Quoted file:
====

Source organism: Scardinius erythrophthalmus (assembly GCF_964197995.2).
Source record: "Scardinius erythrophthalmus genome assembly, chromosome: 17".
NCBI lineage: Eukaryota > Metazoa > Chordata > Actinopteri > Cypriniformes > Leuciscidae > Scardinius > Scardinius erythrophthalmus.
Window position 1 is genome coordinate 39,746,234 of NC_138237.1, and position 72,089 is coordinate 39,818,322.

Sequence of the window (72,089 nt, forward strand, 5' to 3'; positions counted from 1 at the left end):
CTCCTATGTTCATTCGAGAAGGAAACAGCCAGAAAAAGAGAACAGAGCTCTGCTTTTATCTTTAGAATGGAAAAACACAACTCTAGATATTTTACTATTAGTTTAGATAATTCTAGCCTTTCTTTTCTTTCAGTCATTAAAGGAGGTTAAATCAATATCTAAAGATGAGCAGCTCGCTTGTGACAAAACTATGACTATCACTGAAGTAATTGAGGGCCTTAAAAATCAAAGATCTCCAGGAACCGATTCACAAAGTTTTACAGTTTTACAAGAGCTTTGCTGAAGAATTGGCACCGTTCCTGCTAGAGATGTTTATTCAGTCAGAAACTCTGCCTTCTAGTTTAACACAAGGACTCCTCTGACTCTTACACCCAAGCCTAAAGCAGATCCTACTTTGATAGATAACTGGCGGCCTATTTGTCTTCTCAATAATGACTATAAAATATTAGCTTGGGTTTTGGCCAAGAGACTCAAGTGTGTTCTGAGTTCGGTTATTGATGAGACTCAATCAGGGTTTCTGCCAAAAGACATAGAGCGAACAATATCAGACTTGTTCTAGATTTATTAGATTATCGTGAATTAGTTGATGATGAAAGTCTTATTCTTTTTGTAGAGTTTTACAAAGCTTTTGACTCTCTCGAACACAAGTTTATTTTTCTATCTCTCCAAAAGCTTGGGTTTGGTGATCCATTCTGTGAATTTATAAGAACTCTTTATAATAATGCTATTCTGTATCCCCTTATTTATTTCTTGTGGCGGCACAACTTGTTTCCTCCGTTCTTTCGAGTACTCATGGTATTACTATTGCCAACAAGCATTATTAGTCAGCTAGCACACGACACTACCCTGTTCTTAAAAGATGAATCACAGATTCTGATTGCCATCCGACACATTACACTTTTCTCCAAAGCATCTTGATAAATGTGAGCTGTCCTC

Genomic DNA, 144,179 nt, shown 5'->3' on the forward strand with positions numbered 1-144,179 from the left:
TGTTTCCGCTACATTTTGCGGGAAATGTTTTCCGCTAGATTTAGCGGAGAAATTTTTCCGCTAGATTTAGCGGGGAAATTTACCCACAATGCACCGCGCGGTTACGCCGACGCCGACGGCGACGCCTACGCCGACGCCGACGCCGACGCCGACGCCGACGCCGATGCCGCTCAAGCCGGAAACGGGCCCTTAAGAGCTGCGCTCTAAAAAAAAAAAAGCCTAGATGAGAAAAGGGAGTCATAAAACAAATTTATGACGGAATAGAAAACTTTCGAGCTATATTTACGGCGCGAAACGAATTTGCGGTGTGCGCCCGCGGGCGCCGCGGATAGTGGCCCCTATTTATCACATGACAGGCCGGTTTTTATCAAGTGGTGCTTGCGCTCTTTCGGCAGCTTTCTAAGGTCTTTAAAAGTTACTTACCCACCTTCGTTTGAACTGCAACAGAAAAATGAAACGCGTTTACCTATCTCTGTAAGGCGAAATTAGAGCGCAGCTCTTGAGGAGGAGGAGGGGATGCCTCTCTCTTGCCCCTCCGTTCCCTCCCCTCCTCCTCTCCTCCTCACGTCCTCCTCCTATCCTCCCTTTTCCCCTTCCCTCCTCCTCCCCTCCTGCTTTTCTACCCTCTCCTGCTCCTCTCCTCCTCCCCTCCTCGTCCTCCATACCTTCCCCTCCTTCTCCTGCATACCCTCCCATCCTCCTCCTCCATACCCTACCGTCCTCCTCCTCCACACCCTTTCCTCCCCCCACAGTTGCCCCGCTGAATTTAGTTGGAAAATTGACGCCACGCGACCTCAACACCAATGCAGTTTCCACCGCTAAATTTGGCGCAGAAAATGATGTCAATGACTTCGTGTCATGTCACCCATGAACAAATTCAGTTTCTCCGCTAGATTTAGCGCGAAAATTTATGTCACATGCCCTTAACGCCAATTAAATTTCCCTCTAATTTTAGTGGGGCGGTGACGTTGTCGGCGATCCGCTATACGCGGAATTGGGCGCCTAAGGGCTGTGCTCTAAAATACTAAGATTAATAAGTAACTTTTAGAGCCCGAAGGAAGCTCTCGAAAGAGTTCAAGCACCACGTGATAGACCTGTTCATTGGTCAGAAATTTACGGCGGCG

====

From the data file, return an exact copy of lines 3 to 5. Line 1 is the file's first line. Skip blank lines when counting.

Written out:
NCBI lineage: Eukaryota > Metazoa > Chordata > Actinopteri > Cypriniformes > Leuciscidae > Scardinius > Scardinius erythrophthalmus.
Window position 1 is genome coordinate 39,746,234 of NC_138237.1, and position 72,089 is coordinate 39,818,322.

Sequence of the window (72,089 nt, forward strand, 5' to 3'; positions counted from 1 at the left end):